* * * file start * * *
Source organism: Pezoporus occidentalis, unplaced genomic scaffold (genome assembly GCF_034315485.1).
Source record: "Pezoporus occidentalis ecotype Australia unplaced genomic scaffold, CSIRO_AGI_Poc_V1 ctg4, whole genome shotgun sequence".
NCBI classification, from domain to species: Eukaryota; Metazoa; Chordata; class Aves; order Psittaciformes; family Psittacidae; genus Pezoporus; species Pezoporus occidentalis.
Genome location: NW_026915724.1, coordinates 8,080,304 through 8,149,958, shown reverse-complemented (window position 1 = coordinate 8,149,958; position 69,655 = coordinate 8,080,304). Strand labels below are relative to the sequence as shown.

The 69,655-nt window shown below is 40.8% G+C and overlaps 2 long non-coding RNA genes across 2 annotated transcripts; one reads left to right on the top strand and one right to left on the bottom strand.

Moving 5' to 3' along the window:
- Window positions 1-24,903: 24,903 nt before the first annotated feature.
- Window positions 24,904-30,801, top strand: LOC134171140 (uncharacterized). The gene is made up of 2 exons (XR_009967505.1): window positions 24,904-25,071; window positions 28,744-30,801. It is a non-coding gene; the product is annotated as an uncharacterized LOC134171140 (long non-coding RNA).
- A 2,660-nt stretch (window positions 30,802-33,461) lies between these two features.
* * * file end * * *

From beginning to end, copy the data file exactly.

Source organism: Pezoporus occidentalis, unplaced genomic scaffold (genome assembly GCF_034315485.1).
Source record: "Pezoporus occidentalis ecotype Australia unplaced genomic scaffold, CSIRO_AGI_Poc_V1 ctg4, whole genome shotgun sequence".
NCBI classification, from domain to species: Eukaryota; Metazoa; Chordata; class Aves; order Psittaciformes; family Psittacidae; genus Pezoporus; species Pezoporus occidentalis.
Genome location: NW_026915724.1, coordinates 8,080,304 through 8,149,958, shown reverse-complemented (window position 1 = coordinate 8,149,958; position 69,655 = coordinate 8,080,304). Strand labels below are relative to the sequence as shown.

The 69,655-nt window shown below is 40.8% G+C and overlaps 2 long non-coding RNA genes across 2 annotated transcripts; one reads left to right on the top strand and one right to left on the bottom strand.

Moving 5' to 3' along the window:
- Window positions 1-24,903: 24,903 nt before the first annotated feature.
- Window positions 24,904-30,801, top strand: LOC134171140 (uncharacterized). The gene is made up of 2 exons (XR_009967505.1): window positions 24,904-25,071; window positions 28,744-30,801. It is a non-coding gene; the product is annotated as an uncharacterized LOC134171140 (long non-coding RNA).
- A 2,660-nt stretch (window positions 30,802-33,461) lies between these two features.